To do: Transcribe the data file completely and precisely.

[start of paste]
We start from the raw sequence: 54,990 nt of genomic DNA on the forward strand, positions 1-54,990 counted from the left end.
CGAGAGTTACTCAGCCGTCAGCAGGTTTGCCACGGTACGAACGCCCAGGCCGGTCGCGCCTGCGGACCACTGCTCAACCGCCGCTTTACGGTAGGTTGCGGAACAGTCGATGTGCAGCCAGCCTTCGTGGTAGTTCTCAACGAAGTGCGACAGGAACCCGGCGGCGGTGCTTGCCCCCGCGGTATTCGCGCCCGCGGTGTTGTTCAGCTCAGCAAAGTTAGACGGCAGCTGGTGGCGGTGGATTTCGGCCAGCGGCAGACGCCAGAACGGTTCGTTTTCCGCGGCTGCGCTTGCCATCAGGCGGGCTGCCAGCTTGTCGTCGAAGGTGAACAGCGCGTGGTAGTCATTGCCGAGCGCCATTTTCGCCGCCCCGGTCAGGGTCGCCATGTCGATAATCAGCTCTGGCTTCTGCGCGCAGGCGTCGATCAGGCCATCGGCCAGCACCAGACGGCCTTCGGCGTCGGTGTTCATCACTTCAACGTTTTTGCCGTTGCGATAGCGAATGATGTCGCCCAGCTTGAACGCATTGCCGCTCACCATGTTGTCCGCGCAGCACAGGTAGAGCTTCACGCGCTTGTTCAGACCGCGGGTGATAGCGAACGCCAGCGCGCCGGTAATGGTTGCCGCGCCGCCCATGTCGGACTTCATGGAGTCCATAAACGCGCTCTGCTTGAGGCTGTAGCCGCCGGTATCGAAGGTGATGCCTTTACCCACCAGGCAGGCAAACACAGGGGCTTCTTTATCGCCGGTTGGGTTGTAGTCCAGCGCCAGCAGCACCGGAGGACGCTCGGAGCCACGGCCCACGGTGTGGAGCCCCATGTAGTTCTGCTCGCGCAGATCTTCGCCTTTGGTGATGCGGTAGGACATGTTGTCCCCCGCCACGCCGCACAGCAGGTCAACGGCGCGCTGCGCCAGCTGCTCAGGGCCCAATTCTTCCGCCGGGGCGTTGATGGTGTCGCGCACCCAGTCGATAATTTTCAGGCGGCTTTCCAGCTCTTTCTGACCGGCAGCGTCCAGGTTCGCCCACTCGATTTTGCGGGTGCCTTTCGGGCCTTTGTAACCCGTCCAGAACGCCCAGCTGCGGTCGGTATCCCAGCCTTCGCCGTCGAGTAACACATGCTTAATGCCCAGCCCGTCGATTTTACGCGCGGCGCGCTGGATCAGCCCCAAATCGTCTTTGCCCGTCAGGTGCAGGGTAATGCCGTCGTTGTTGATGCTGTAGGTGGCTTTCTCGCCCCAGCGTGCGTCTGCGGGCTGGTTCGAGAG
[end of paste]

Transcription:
We start from the raw sequence: 54,990 nt of genomic DNA on the forward strand, positions 1-54,990 counted from the left end.
CGAGAGTTACTCAGCCGTCAGCAGGTTTGCCACGGTACGAACGCCCAGGCCGGTCGCGCCTGCGGACCACTGCTCAACCGCCGCTTTACGGTAGGTTGCGGAACAGTCGATGTGCAGCCAGCCTTCGTGGTAGTTCTCAACGAAGTGCGACAGGAACCCGGCGGCGGTGCTTGCCCCCGCGGTATTCGCGCCCGCGGTGTTGTTCAGCTCAGCAAAGTTAGACGGCAGCTGGTGGCGGTGGATTTCGGCCAGCGGCAGACGCCAGAACGGTTCGTTTTCCGCGGCTGCGCTTGCCATCAGGCGGGCTGCCAGCTTGTCGTCGAAGGTGAACAGCGCGTGGTAGTCATTGCCGAGCGCCATTTTCGCCGCCCCGGTCAGGGTCGCCATGTCGATAATCAGCTCTGGCTTCTGCGCGCAGGCGTCGATCAGGCCATCGGCCAGCACCAGACGGCCTTCGGCGTCGGTGTTCATCACTTCAACGTTTTTGCCGTTGCGATAGCGAATGATGTCGCCCAGCTTGAACGCATTGCCGCTCACCATGTTGTCCGCGCAGCACAGGTAGAGCTTCACGCGCTTGTTCAGACCGCGGGTGATAGCGAACGCCAGCGCGCCGGTAATGGTTGCCGCGCCGCCCATGTCGGACTTCATGGAGTCCATAAACGCGCTCTGCTTGAGGCTGTAGCCGCCGGTATCGAAGGTGATGCCTTTACCCACCAGGCAGGCAAACACAGGGGCTTCTTTATCGCCGGTTGGGTTGTAGTCCAGCGCCAGCAGCACCGGAGGACGCTCGGAGCCACGGCCCACGGTGTGGAGCCCCATGTAGTTCTGCTCGCGCAGATCTTCGCCTTTGGTGATGCGGTAGGACATGTTGTCCCCCGCCACGCCGCACAGCAGGTCAACGGCGCGCTGCGCCAGCTGCTCAGGGCCCAATTCTTCCGCCGGGGCGTTGATGGTGTCGCGCACCCAGTCGATAATTTTCAGGCGGCTTTCCAGCTCTTTCTGACCGGCAGCGTCCAGGTTCGCCCACTCGATTTTGCGGGTGCCTTTCGGGCCTTTGTAACCCGTCCAGAACGCCCAGCTGCGGTCGGTATCCCAGCCTTCGCCGTCGAGTAACACATGCTTAATGCCCAGCCCGTCGATTTTACGCGCGGCGCGCTGGATCAGCCCCAAATCGTCTTTGCCCGTCAGGTGCAGGGTAATGCCGTCGTTGTTGATGCTGTAGGTGGCTTTCTCGCCCCAGCGTGCGTCTGCGGGCTGGTTCGAGAG